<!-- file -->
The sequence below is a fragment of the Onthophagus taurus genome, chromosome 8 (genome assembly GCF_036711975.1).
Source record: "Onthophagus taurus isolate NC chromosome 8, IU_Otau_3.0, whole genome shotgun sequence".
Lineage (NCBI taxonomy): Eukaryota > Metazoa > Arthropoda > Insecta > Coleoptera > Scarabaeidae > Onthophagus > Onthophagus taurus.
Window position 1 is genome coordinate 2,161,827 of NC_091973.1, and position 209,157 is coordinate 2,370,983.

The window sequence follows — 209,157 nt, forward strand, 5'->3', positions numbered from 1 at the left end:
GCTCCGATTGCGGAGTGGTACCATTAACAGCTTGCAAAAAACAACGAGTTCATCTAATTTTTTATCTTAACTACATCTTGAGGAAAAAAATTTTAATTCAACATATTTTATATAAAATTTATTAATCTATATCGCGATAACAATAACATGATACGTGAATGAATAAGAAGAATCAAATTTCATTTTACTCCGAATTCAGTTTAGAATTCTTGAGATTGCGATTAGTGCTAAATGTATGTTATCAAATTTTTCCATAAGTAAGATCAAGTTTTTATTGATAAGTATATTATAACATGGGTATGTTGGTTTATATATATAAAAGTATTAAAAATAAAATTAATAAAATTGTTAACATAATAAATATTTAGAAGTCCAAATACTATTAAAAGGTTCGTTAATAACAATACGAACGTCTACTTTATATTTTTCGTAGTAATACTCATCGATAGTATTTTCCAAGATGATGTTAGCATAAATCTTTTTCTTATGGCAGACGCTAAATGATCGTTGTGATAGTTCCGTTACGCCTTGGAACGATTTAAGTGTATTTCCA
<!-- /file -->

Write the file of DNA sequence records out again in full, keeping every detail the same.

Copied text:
The sequence below is a fragment of the Onthophagus taurus genome, chromosome 8 (genome assembly GCF_036711975.1).
Source record: "Onthophagus taurus isolate NC chromosome 8, IU_Otau_3.0, whole genome shotgun sequence".
Lineage (NCBI taxonomy): Eukaryota > Metazoa > Arthropoda > Insecta > Coleoptera > Scarabaeidae > Onthophagus > Onthophagus taurus.
Window position 1 is genome coordinate 2,161,827 of NC_091973.1, and position 209,157 is coordinate 2,370,983.

The window sequence follows — 209,157 nt, forward strand, 5'->3', positions numbered from 1 at the left end:
GCTCCGATTGCGGAGTGGTACCATTAACAGCTTGCAAAAAACAACGAGTTCATCTAATTTTTTATCTTAACTACATCTTGAGGAAAAAAATTTTAATTCAACATATTTTATATAAAATTTATTAATCTATATCGCGATAACAATAACATGATACGTGAATGAATAAGAAGAATCAAATTTCATTTTACTCCGAATTCAGTTTAGAATTCTTGAGATTGCGATTAGTGCTAAATGTATGTTATCAAATTTTTCCATAAGTAAGATCAAGTTTTTATTGATAAGTATATTATAACATGGGTATGTTGGTTTATATATATAAAAGTATTAAAAATAAAATTAATAAAATTGTTAACATAATAAATATTTAGAAGTCCAAATACTATTAAAAGGTTCGTTAATAACAATACGAACGTCTACTTTATATTTTTCGTAGTAATACTCATCGATAGTATTTTCCAAGATGATGTTAGCATAAATCTTTTTCTTATGGCAGACGCTAAATGATCGTTGTGATAGTTCCGTTACGCCTTGGAACGATTTAAGTGTATTTCCA